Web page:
One headline that has normally served as a good economic indicator did take place during 2019 that gave investors quite the scare and that was the inversion of the yield curve (which took place in May). This event has predicted 7 of the last 8 recessions, but while this is a good indication of the future, those recessions took 6-36 months to come. So while there are reasons to be cautious, other indicators did not point to an immediate recession as we stated in market reviews around that time. The US Federal Reserve has many ways to help the economy in such times when bond traders are signaling that they are weary since then the yield curve has steepened slightly but we do have more room to go until we are fully in the clear. Until then it would we can watch other indicators of recession such as employment, inflation, commodity prices, etc.

BREXIT has been a headline for a long time and was expected to cause a lot of market fluctuations but given 3.5 years to prepare the market was well aware once this came to an almost conclusion. In January, they will vote to leave the EU and it appears that after that they will be on their way out (barring EU approval). Once both sides are good to go, the United Kingdom is scheduled to officially leave in December 2020, making this ordeal 4+ years in the making. But it appears we can finally put BREXIT to bed and have certainty on what the future looks like for the two entities.

Justin Trudeau is once again our Prime Minister. The Liberals won in minority fashion this past October, giving Justin another 4 years at the helm. The Liberals did have a good platform to run on and after trailing in the polls earlier in the year and overcoming “blackface” they succeeded, however with fewer seats than this time 4 years ago. It will be interesting to see how they navigate into the future as Canada continues to push “green” initiatives and increased health care. Both are great for our future and are very important but with a potential tax cut for the middle class on the table, it could become difficult to pay for these with a decrease in tax revenue. This is will be a tough balancing act when economically Canada is keeping up with our neighbours in the south. Unemployment has begun to creep up and it has begun to come close to 6%, which we have not seen since 2017. Month over month GDP also went negative as per the last numbers in December, which is signally the Canadian economy is in need of a boost. We would expect the government to react, with 1-2 interest rate cuts most likely sometime next year if this were to persist. The government over the past 2 years has done what it can to avoid this, as lower rates will most likely have an inverse effect on housing prices causing them to rise once again in 2020. This may bring on more talk of a housing bubble, a narrative that we all thought we left behind in 2018.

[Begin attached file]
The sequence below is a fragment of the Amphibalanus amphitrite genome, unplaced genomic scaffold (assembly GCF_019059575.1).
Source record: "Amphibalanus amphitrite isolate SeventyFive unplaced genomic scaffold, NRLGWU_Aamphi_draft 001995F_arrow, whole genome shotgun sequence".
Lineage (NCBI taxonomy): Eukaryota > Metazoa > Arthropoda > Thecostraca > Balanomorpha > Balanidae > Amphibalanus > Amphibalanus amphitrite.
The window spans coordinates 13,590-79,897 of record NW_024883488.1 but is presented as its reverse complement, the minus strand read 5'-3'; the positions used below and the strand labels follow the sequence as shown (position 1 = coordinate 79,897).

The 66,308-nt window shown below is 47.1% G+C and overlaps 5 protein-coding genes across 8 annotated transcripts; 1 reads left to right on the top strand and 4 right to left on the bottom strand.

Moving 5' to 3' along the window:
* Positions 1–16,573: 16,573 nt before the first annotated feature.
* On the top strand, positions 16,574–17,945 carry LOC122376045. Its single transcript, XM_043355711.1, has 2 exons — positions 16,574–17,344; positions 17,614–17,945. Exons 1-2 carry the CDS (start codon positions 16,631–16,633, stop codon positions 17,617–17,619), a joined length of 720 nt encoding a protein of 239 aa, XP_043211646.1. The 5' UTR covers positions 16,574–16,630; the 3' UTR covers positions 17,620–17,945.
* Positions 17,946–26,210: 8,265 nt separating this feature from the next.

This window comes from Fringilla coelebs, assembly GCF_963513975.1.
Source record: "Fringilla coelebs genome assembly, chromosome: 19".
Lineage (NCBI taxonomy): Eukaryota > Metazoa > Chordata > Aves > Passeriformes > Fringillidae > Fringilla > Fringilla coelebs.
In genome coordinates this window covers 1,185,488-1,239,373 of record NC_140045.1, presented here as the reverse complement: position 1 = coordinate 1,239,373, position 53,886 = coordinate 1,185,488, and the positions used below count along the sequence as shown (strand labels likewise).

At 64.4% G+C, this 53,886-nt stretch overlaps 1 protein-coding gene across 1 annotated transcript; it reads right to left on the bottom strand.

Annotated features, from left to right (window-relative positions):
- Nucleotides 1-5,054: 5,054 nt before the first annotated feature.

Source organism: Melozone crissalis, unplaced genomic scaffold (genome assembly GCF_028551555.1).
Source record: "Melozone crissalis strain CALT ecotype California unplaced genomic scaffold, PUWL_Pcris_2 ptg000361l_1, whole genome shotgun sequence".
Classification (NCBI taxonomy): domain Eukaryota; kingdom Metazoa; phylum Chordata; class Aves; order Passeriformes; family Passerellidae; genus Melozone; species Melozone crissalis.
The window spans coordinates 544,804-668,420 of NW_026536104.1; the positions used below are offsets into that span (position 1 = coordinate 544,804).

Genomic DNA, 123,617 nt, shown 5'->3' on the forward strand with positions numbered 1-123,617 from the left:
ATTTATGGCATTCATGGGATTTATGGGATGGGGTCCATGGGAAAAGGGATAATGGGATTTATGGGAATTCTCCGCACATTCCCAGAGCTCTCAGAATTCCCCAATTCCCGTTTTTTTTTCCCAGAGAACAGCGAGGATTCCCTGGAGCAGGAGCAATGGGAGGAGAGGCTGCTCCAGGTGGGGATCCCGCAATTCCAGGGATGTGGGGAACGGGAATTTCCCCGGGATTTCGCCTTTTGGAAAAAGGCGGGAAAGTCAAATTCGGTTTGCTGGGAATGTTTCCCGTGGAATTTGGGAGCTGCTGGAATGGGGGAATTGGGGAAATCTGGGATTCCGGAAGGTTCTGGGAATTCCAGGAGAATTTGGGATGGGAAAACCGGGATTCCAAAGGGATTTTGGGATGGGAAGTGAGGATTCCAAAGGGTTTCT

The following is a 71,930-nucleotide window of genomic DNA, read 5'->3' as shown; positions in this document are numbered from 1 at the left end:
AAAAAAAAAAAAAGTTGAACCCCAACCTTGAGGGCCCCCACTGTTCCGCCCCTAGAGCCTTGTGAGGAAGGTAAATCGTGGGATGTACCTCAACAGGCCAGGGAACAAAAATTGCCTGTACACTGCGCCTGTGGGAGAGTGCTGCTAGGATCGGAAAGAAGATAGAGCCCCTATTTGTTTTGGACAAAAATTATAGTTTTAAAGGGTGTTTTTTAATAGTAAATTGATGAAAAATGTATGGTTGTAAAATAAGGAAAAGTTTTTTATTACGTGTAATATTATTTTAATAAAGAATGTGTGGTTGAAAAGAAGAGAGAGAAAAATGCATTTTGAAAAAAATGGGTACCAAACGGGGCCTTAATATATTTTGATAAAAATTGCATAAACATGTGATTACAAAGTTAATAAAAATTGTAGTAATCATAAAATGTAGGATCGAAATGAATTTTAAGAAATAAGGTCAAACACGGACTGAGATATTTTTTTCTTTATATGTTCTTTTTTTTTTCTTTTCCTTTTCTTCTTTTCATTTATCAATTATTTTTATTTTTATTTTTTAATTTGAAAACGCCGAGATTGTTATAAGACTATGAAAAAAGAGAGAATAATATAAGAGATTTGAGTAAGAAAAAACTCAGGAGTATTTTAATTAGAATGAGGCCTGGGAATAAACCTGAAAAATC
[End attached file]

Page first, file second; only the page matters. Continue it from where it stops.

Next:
With all the issues stated above the market continue to rally higher, volatility decreased on the back of many of these issues becoming less threatening as the year went on. The biggest driver of the market higher was the decreasing of interest rates and the stance the US Federal Reserve gave of being more patient of further increases in the future. These decreases gave businesses the ability to borrow at cheaper rates, decrease costs for businesses, and reduce the desire for investors to save rather than invest. The US/China trade is far from over but the new “phase 1” deal gives investors hope that this will not get much worse. The political headlines have not gone away but with the upcoming US elections in 2020, the focus has turned to optimism for both parties hoping that they will come out as the victor. With hopefully fewer headlines to be concerned about in 2020, there would be little in the way of stocks increasing, as stocks very seldom go down because they are “too high”, they are more likely to decrease when there is a reason to be pessimistic about that future.

Predictions for the New Year

1. Commodity prices to increase further in 2020. Last year we predicted commodity prices to rise and there were some increases: Oil up 29%, Gold up 17%, Silver up 15%, Lumber up 23%, Coffee up 30%, Milk up 40%, just to name a few. We expect this trend to continue into the upcoming year as cheap money continues to enter the market.
2. Interest rates to remain low. There has been every indication around the globe that the central banks would like to keep the interest rates low and potentially decrease. This should help the above but most likely will not be the trend for the entire year if inflation begins to creep up eventually the tune may change to begin raising rates once again in 2021.